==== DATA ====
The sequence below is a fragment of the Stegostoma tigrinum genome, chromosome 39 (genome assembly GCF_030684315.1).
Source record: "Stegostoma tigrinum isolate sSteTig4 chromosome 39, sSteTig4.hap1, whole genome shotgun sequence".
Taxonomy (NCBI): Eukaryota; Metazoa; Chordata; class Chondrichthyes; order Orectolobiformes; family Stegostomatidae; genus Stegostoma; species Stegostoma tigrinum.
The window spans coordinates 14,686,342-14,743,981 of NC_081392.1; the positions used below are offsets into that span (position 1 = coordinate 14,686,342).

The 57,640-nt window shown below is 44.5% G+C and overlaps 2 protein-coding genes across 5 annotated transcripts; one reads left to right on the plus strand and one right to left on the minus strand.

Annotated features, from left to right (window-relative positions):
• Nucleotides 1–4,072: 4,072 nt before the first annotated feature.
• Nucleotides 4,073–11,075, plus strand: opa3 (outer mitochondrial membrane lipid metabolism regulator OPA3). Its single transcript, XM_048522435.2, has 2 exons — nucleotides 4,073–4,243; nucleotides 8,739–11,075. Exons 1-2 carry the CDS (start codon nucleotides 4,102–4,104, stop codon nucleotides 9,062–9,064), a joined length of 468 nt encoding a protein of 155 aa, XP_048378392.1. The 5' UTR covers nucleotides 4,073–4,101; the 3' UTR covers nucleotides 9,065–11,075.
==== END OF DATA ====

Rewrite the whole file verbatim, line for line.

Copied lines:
The sequence below is a fragment of the Stegostoma tigrinum genome, chromosome 39 (genome assembly GCF_030684315.1).
Source record: "Stegostoma tigrinum isolate sSteTig4 chromosome 39, sSteTig4.hap1, whole genome shotgun sequence".
Taxonomy (NCBI): Eukaryota; Metazoa; Chordata; class Chondrichthyes; order Orectolobiformes; family Stegostomatidae; genus Stegostoma; species Stegostoma tigrinum.
The window spans coordinates 14,686,342-14,743,981 of NC_081392.1; the positions used below are offsets into that span (position 1 = coordinate 14,686,342).

The 57,640-nt window shown below is 44.5% G+C and overlaps 2 protein-coding genes across 5 annotated transcripts; one reads left to right on the plus strand and one right to left on the minus strand.

Annotated features, from left to right (window-relative positions):
• Nucleotides 1–4,072: 4,072 nt before the first annotated feature.
• Nucleotides 4,073–11,075, plus strand: opa3 (outer mitochondrial membrane lipid metabolism regulator OPA3). Its single transcript, XM_048522435.2, has 2 exons — nucleotides 4,073–4,243; nucleotides 8,739–11,075. Exons 1-2 carry the CDS (start codon nucleotides 4,102–4,104, stop codon nucleotides 9,062–9,064), a joined length of 468 nt encoding a protein of 155 aa, XP_048378392.1. The 5' UTR covers nucleotides 4,073–4,101; the 3' UTR covers nucleotides 9,065–11,075.